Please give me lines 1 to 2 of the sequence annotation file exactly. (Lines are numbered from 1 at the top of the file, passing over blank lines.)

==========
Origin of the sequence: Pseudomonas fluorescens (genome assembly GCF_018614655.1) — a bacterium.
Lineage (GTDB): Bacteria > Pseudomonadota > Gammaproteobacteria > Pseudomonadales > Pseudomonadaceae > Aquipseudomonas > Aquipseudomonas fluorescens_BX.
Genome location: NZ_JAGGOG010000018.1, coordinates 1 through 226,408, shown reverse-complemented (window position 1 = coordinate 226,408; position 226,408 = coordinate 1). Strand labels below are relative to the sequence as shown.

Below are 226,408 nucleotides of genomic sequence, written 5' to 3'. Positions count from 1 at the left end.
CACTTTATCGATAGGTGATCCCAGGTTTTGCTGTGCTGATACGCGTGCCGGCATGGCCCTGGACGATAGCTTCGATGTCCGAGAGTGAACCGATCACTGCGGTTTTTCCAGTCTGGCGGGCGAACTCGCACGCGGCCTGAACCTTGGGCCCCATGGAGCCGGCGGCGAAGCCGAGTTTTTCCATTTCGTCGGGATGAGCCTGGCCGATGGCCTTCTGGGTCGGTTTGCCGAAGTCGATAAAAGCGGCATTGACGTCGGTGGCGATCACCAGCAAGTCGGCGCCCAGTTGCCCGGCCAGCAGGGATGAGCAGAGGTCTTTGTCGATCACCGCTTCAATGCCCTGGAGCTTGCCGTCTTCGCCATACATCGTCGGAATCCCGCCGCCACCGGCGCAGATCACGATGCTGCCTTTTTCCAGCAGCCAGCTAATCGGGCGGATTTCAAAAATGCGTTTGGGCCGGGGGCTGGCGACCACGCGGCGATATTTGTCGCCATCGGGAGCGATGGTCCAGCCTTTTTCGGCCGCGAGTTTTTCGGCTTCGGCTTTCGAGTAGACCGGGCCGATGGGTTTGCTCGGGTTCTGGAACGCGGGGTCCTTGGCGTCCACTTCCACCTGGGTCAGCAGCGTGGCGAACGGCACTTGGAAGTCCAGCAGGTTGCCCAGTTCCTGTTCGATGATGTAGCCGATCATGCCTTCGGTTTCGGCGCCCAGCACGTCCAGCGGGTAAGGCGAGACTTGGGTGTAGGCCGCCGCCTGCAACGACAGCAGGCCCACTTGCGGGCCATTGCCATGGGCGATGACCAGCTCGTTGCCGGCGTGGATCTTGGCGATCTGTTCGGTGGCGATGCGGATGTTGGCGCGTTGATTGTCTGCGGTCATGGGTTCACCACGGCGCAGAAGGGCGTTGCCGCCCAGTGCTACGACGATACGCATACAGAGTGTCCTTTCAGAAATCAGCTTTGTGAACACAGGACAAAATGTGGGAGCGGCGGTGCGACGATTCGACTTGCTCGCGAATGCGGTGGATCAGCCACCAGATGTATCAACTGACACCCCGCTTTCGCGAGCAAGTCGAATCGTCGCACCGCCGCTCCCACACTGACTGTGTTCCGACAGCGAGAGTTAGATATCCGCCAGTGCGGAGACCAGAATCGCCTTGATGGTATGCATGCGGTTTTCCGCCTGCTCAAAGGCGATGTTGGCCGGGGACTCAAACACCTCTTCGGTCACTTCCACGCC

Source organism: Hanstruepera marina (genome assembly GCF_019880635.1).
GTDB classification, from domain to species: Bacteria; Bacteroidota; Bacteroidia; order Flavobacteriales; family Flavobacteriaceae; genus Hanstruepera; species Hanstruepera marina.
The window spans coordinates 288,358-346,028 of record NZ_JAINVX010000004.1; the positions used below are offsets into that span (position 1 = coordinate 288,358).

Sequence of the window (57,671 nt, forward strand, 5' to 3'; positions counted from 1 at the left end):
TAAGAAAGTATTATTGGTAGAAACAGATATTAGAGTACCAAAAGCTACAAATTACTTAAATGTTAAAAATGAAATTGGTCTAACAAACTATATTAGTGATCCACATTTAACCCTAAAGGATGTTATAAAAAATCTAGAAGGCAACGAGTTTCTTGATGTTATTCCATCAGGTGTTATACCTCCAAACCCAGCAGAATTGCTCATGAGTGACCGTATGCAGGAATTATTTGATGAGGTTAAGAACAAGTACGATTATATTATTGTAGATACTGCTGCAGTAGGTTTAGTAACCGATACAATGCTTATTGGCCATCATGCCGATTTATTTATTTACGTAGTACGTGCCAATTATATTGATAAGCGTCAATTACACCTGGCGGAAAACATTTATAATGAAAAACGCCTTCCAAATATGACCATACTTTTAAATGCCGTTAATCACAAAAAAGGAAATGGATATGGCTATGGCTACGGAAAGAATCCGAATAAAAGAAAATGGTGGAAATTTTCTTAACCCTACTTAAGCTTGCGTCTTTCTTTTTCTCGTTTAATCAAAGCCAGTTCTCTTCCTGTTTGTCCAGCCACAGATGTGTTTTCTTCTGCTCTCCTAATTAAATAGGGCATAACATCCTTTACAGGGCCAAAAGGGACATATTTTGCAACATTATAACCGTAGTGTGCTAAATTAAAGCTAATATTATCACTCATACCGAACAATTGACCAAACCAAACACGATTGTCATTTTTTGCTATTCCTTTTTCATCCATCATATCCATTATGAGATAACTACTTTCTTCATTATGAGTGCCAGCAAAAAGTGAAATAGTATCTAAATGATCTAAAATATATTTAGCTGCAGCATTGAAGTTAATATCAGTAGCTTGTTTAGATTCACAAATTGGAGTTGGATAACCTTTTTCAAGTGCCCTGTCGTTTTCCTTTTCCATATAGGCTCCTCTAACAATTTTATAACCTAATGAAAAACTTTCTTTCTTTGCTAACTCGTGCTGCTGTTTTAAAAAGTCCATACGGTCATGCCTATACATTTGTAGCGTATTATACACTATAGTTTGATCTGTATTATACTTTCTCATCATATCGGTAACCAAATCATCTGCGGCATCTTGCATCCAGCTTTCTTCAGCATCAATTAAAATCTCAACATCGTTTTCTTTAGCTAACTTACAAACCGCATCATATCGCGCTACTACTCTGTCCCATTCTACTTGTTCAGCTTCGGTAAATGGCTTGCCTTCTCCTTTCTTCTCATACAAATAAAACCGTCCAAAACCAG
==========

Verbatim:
Origin of the sequence: Pseudomonas fluorescens (genome assembly GCF_018614655.1) — a bacterium.
Lineage (GTDB): Bacteria > Pseudomonadota > Gammaproteobacteria > Pseudomonadales > Pseudomonadaceae > Aquipseudomonas > Aquipseudomonas fluorescens_BX.